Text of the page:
Gullveig is also Freyja.
Gullveig vs Freyja is a age old argument that still persists on Asatru forums mainly perpetuated by the lesser read. They are not the same! The current scholarship disagree with your findings and arguments thus far. For the record consider:
As I recollect what National Romanticist Victor Rydberg suggested was: * It can, in fact, be demonstrated that Aurboda is identical with Gulveig-Heid. The evidence is given below in two divisions: (a) Evidence that Gulveig-Heid is identical with Angerboda, "the ancient one in the Ironwood"; (b) evidence that Gulveig-Heid-Angerboda is identical with Aurboda, Gerd's mother.*
Here is one secondary source, there are others:
**These stanza are obscure, but it is hardly going too far to say that Gullveig came to the hall of Odin (Har), was attacked but could not be killed, and under the name Heid went about performing seidr. Since Ynglinga Saga says that Freyja first brought seidr to the Aesir, it is not impossible that Gullveig is not Freyja"**
Norse Mythology: A Guide to the Gods, Heroes, Rituals, and Beliefs
By John Lindow pgs 155
But perhaps this Saga Conference article by John McKinnell throws some convincing light on the matter:-
It is fairly obvious that the narratives in Vǫluspá and Baldrs draumar resemble these two patterns in some respects, but that they do not altogether fit into them. In Vǫluspá st. 22 we encounter another vǫlva called Heiðr, who is usually supposed to be a transformation of a figure called Gullveig (apparently one of the Vanir).
I think this is a mistaken interpretation, and that Heiðr is more probably the narrating vǫlva of the poem. The name also appears at the end of Hyndluljóð 32, among a list of giants of both sexes, where it is immediately followed by a line about the mythological ancestry of völur. This poem (or at least this section of it) is referred to by Snorri as Vǫluspá in skamma, and it shows clear textual echoes of the longer Vǫluspá; for its poet, Heiðr was clearly a giantess (like the narrating vǫlva of Vǫluspá) whose name prompted a line about völur in general. Whether we give the narrator of Völuspá a name or not, she was brought up (or brought forth) by giants and remembers nine worlds (st. 2) - probably the nine worlds of the dead, into which human beings die out of Hel, according to Vafþrúðnismál 43.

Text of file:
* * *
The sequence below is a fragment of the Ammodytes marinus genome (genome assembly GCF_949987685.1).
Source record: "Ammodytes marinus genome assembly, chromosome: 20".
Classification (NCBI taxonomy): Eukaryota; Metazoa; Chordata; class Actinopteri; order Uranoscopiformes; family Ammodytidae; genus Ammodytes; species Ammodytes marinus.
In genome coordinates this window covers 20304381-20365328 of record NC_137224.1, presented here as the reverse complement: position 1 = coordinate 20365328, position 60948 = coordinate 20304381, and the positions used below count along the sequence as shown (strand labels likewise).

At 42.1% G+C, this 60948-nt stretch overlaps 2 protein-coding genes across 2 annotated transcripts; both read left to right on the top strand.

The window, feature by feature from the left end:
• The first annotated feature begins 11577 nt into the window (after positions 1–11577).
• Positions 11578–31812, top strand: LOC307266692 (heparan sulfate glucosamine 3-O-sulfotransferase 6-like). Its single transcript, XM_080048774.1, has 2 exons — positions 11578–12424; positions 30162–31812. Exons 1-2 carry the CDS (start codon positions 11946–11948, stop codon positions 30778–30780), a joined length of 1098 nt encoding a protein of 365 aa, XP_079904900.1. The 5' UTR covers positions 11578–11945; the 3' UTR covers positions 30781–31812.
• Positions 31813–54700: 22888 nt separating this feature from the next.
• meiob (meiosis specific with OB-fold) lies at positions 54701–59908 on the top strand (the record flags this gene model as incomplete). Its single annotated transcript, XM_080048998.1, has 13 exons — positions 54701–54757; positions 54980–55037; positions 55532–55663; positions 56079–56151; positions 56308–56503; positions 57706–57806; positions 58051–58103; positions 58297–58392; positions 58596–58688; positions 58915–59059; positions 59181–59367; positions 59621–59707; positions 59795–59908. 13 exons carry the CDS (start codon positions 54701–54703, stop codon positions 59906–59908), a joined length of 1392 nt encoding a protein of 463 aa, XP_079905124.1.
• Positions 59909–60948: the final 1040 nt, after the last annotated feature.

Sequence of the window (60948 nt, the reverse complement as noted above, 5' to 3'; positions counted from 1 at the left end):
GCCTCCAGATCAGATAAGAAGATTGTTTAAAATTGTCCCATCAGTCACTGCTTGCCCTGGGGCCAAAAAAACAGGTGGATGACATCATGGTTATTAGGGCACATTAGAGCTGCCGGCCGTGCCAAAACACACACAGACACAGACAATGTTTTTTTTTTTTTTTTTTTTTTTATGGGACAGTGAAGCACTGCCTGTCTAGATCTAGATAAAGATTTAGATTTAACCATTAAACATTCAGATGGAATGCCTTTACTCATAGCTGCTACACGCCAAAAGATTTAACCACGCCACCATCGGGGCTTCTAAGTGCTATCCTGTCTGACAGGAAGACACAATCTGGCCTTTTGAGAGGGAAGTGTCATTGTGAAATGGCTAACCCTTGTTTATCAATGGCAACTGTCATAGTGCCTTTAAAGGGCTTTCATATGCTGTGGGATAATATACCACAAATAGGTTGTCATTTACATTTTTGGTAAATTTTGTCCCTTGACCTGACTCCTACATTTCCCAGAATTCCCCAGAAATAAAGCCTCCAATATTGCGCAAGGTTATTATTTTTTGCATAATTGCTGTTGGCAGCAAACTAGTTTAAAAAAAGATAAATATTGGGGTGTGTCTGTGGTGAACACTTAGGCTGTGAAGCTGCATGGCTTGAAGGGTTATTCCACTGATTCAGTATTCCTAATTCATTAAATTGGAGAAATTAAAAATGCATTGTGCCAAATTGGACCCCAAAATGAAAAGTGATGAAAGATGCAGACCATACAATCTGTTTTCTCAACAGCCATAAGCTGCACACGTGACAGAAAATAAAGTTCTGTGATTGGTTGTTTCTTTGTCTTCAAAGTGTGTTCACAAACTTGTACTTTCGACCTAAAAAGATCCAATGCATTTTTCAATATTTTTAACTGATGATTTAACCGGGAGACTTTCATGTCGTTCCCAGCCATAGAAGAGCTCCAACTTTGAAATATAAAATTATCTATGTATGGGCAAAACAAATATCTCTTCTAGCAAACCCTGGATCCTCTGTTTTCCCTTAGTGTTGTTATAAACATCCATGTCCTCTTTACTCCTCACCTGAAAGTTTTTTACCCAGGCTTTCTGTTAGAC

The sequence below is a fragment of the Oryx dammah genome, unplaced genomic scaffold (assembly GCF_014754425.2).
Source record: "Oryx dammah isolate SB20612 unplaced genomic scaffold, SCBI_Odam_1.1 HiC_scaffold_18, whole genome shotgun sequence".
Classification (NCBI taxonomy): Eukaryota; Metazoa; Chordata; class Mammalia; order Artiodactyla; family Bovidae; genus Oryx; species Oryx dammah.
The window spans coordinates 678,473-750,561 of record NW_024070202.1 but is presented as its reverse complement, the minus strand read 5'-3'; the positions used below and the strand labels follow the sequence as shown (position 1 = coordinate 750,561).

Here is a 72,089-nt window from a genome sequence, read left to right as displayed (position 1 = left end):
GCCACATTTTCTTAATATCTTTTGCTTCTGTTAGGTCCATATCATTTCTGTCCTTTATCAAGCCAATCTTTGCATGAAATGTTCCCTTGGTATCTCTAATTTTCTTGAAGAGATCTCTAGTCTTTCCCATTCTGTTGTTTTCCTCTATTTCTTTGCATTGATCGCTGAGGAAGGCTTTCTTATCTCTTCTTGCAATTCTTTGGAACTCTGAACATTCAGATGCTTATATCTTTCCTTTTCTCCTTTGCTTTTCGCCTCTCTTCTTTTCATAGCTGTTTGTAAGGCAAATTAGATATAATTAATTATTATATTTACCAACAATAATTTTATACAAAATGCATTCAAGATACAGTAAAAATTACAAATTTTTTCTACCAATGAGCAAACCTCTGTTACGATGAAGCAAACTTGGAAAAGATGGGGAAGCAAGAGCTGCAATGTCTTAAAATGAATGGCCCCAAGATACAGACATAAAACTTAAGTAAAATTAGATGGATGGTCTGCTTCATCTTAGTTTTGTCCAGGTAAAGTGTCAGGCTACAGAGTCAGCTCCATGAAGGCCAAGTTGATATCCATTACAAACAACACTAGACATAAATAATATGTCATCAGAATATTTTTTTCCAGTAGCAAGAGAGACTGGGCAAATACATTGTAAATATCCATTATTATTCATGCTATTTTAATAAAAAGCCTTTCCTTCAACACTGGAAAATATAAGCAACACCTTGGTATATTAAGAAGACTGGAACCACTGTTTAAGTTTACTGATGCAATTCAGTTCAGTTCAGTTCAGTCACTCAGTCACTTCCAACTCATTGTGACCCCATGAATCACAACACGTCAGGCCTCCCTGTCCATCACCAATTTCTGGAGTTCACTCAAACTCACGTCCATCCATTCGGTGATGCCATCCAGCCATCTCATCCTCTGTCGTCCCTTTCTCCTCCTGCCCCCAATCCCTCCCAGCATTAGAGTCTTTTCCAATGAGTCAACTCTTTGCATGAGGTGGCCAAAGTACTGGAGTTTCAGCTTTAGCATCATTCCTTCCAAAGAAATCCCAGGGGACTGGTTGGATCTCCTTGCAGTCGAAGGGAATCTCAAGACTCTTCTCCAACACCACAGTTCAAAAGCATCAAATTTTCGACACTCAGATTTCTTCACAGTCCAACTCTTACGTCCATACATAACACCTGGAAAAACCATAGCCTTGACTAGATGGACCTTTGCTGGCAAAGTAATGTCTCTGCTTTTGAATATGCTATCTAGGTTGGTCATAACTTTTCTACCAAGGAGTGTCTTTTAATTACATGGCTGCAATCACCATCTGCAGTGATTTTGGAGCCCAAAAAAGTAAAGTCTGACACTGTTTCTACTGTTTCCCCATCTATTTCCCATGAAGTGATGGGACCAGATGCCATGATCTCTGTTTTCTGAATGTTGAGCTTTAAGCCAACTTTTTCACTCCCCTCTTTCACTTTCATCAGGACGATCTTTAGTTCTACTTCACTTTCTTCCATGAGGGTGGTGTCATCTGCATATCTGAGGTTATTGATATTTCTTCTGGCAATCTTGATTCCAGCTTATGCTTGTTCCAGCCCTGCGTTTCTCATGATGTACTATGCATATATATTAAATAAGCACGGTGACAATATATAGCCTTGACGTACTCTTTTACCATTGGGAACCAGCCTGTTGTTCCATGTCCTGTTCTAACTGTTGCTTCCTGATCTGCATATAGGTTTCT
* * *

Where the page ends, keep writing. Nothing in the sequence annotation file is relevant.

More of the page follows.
She is paid for her prophecy with hringa ok men (st. 29). Her magic is performed in a trance (leikin, st. 22) and her prophecy is delivered in vatic fornyðislag verse to a patriarchal figure, in this case Óðinn; it represents a truth which she `sees' (the verb is also used by the völur called Heiðr in Hrólfs saga and Örvar Odds saga), and one of her refrains - vitu› ér enn, e›a hvat? - is echoed several times by the giantess Heiðr in Hyndluljóð (viltu ennlengra?)50 and once by the enchantress Busla in Bósa saga (e›a viltu flulu lengri?). The patriarch has three sons (by different mothers, so that they are half-brothers to each other) who figure in a central episode of the action (the killing of Baldr and the revenge for it). The vǫlva's prophecy includes the death of the patriarch figure (though not at the hands of his sons), and fire is involved, although it is not the actual cause of his death.
32 For the protegé stories, this may be best illustrated by the sheer
variety of magical tasks accomplished by the völva on the protagonist's behalf: informing him of the magical spells he needs